Andy Coulson charged in Tommy Sheridan trial perjury inquiry
Prime Minister David Cameron's former director of communications Andy Coulson has been charged with perjury.
Mr Coulson, 44, was questioned in Glasgow as part of an investigation into evidence at the perjury trial of former MSP Tommy Sheridan in 2010.
He was detained at his south London home on Wednesday by Strathclyde Police and formally arrested that evening.
The ex-News of the World editor was a Downing Street employee at the time he was a witness at Glasgow's High Court.
Mr Coulson was detained at his south London home at 06:30 BST on Wednesday. He arrived at Govan police station shortly before 15:30 BST and was held for about six hours before being released.
A Crown Office spokesman said there was no legal obligation for Coulson to stay in Scotland, and he was free to return to his home in London.
The spokesman said no date had been set for any court appearance.Trial decision
A decision will now be taken by Scotland's prosecution service, the procurator fiscal, about whether Mr Coulson should face a trial.
Earlier, a police spokeswoman said: "Officers from Strathclyde Police's Operation Rubicon team detained a 44-year-old man in London this morning under section 14 of the Criminal Procedure Scotland Act 1995 on suspicion of committing perjury before the High Court in Glasgow."
Throughout the twists and turns of the hacking scandal, the constant aim of Downing Street has been to insulate the prime minister from the swirl of allegations that have engulfed some of his friends and political colleagues.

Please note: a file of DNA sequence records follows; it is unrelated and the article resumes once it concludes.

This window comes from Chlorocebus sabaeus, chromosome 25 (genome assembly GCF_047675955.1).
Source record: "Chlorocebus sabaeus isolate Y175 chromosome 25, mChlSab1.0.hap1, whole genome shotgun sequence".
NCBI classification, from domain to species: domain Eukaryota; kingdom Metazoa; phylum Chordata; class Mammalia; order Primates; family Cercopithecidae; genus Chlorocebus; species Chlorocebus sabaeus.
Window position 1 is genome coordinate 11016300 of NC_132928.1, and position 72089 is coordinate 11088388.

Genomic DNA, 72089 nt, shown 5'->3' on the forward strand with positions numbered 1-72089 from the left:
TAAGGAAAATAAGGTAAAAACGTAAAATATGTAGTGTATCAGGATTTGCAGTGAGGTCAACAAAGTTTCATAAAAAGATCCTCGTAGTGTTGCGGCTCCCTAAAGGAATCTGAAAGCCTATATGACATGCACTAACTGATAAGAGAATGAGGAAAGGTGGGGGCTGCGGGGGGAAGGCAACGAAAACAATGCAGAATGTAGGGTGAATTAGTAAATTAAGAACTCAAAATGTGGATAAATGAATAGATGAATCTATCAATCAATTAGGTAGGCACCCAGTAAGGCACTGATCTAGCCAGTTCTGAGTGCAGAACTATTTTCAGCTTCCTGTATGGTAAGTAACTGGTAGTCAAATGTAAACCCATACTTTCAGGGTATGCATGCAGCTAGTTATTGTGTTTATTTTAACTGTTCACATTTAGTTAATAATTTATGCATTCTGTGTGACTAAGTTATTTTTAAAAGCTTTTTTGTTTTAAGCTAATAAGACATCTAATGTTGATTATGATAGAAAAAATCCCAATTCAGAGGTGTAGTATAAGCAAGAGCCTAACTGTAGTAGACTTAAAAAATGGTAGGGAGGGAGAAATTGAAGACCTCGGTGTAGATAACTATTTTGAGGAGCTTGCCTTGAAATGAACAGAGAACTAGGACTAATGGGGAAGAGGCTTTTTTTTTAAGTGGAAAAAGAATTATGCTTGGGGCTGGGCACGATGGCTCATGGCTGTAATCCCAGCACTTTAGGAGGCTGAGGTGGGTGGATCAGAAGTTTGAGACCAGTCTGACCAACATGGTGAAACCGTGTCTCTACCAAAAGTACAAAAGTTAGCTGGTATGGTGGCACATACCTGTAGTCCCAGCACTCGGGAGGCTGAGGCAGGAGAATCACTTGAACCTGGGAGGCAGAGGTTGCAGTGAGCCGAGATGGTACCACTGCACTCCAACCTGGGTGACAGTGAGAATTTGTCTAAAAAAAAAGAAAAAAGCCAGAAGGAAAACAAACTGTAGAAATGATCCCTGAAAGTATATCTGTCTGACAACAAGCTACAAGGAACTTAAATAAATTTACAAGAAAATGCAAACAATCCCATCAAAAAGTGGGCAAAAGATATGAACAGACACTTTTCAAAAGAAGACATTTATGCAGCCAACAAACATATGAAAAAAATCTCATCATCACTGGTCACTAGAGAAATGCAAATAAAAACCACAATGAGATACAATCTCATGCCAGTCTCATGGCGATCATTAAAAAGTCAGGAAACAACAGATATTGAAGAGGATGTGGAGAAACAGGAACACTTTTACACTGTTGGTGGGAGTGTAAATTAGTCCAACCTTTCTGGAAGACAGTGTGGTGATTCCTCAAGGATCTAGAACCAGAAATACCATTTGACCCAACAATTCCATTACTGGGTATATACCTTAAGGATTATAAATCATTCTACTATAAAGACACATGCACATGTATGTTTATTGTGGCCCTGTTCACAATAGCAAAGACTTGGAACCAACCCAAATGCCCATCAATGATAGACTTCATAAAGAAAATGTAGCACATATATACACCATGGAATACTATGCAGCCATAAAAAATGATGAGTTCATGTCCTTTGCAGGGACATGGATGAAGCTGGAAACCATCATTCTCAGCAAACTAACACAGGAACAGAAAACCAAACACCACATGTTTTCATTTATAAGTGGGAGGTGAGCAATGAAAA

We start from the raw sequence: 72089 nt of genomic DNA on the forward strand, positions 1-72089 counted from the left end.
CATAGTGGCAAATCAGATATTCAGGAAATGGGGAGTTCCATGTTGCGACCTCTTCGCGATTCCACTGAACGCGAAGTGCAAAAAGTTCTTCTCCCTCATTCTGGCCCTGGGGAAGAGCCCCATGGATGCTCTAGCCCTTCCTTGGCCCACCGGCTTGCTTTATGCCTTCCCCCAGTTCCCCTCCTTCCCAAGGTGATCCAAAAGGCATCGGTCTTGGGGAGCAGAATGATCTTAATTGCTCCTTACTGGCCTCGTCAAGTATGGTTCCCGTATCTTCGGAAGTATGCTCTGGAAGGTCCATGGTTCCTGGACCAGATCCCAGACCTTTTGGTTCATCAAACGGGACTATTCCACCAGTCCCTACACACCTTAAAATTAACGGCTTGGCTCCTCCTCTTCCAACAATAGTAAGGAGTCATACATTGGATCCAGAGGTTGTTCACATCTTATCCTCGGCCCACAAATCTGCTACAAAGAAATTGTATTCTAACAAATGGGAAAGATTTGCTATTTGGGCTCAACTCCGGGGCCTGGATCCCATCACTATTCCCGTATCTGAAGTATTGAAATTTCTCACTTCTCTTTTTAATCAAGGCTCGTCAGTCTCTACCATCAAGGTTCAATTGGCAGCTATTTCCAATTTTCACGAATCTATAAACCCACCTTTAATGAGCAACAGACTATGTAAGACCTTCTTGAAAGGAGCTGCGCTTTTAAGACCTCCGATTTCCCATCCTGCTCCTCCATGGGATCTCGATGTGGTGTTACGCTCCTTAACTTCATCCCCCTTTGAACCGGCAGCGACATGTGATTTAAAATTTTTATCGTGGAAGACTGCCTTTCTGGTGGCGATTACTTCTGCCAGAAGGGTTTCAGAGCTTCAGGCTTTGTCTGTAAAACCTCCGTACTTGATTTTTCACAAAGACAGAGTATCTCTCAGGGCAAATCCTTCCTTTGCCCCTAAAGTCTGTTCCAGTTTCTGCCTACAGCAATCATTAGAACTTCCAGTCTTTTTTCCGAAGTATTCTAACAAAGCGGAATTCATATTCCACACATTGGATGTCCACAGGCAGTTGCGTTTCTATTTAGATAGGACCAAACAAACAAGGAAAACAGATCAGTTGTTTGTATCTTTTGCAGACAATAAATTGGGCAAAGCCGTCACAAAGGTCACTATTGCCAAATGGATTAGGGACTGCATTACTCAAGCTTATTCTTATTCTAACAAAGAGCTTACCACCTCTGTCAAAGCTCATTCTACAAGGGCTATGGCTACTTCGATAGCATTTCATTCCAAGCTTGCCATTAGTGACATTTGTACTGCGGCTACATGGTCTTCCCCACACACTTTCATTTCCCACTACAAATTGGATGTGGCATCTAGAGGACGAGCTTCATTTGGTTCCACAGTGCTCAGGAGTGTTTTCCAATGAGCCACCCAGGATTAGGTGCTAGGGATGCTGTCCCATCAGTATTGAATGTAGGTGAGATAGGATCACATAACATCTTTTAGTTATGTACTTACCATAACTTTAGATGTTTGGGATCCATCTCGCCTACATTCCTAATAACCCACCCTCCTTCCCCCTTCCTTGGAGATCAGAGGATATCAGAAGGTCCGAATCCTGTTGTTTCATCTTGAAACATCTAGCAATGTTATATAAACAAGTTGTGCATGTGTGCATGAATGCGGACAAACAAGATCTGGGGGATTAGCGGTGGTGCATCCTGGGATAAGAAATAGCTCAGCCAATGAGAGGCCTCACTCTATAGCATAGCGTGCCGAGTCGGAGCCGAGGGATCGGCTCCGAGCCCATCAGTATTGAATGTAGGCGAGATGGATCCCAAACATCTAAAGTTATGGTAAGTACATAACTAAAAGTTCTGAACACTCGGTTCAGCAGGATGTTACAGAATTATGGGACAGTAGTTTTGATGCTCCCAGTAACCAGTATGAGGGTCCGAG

That task has become all the harder with the decision by Strathclyde Police to charge Andy Coulson with perjury.
Mr Coulson gave evidence at the trial of former Scottish Socialist MSP Tommy Sheridan in 2010.
Sheridan was awarded £200,000 in damages from the News of the World in 2006 after it printed allegations that he had committed adultery and visited a swingers' club.
After the court action, the former MSP and his wife Gail were charged with perjury.
She was acquitted during the subsequent trial but Sheridan was convicted in December 2010. He has since been freed after serving just over a year of a three-year sentence.
Mr Coulson was called to give evidence at Sheridan's trial over two days as he was editor of the News of the World between 2003 and 2007.
During heated exchanges with Sheridan, who represented himself at the trial, Mr Coulson denied being involved in, or aware of, any illegal activities, including phone hacking.
Mr Coulson resigned from the post of Mr Cameron's director of communications in January 2011, saying coverage of the News of the World phone hacking scandal had "made it difficult to give the 110% needed in this role".
In July 2011, he was arrested by Metropolitan Police investigating the News of the World hacking scandal and later released on bail.
BBC chief political correspondent Norman Smith said: "Unlike the arrest of Mr Coulson last year by the London Metropolitan Police - which centred on claims about hacking during his time as editor of the News of the World - this arrest relates to a period when Mr Coulson was working as David Cameron's director of communications."